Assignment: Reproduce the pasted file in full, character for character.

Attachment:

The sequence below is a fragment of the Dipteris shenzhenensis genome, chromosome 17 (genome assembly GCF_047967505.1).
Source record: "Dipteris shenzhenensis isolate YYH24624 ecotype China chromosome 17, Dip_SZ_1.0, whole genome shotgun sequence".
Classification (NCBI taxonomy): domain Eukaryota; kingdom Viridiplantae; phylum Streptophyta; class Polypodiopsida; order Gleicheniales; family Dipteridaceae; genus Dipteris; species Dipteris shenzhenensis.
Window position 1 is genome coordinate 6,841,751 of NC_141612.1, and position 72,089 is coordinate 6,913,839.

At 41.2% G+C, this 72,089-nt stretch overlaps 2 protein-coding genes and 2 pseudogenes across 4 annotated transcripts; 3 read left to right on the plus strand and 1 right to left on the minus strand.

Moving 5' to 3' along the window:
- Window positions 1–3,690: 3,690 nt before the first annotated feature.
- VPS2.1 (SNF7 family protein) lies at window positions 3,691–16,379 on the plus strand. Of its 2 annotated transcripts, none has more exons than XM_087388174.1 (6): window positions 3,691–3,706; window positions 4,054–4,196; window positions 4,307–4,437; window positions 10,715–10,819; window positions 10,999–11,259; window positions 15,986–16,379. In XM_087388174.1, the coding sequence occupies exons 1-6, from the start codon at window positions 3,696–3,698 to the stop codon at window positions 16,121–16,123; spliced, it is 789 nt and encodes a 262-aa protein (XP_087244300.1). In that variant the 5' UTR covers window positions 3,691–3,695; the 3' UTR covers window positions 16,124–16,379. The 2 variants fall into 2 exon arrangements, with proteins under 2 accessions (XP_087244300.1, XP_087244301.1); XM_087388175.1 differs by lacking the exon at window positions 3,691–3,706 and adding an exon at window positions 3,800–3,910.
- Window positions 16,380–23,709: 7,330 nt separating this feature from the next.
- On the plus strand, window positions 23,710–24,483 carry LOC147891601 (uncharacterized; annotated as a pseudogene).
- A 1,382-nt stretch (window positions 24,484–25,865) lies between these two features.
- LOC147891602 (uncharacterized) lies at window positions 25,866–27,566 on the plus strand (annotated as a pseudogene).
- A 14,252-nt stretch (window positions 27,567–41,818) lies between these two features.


The sequence below is a fragment of the Dipteris shenzhenensis genome, chromosome 17 (genome assembly GCF_047967505.1).
Source record: "Dipteris shenzhenensis isolate YYH24624 ecotype China chromosome 17, Dip_SZ_1.0, whole genome shotgun sequence".
Classification (NCBI taxonomy): domain Eukaryota; kingdom Viridiplantae; phylum Streptophyta; class Polypodiopsida; order Gleicheniales; family Dipteridaceae; genus Dipteris; species Dipteris shenzhenensis.
Window position 1 is genome coordinate 6,841,751 of NC_141612.1, and position 72,089 is coordinate 6,913,839.

At 41.2% G+C, this 72,089-nt stretch overlaps 2 protein-coding genes and 2 pseudogenes across 4 annotated transcripts; 3 read left to right on the plus strand and 1 right to left on the minus strand.

Moving 5' to 3' along the window:
- Window positions 1–3,690: 3,690 nt before the first annotated feature.
- VPS2.1 (SNF7 family protein) lies at window positions 3,691–16,379 on the plus strand. Of its 2 annotated transcripts, none has more exons than XM_087388174.1 (6): window positions 3,691–3,706; window positions 4,054–4,196; window positions 4,307–4,437; window positions 10,715–10,819; window positions 10,999–11,259; window positions 15,986–16,379. In XM_087388174.1, the coding sequence occupies exons 1-6, from the start codon at window positions 3,696–3,698 to the stop codon at window positions 16,121–16,123; spliced, it is 789 nt and encodes a 262-aa protein (XP_087244300.1). In that variant the 5' UTR covers window positions 3,691–3,695; the 3' UTR covers window positions 16,124–16,379. The 2 variants fall into 2 exon arrangements, with proteins under 2 accessions (XP_087244300.1, XP_087244301.1); XM_087388175.1 differs by lacking the exon at window positions 3,691–3,706 and adding an exon at window positions 3,800–3,910.
- Window positions 16,380–23,709: 7,330 nt separating this feature from the next.
- On the plus strand, window positions 23,710–24,483 carry LOC147891601 (uncharacterized; annotated as a pseudogene).
- A 1,382-nt stretch (window positions 24,484–25,865) lies between these two features.
- LOC147891602 (uncharacterized) lies at window positions 25,866–27,566 on the plus strand (annotated as a pseudogene).
- A 14,252-nt stretch (window positions 27,567–41,818) lies between these two features.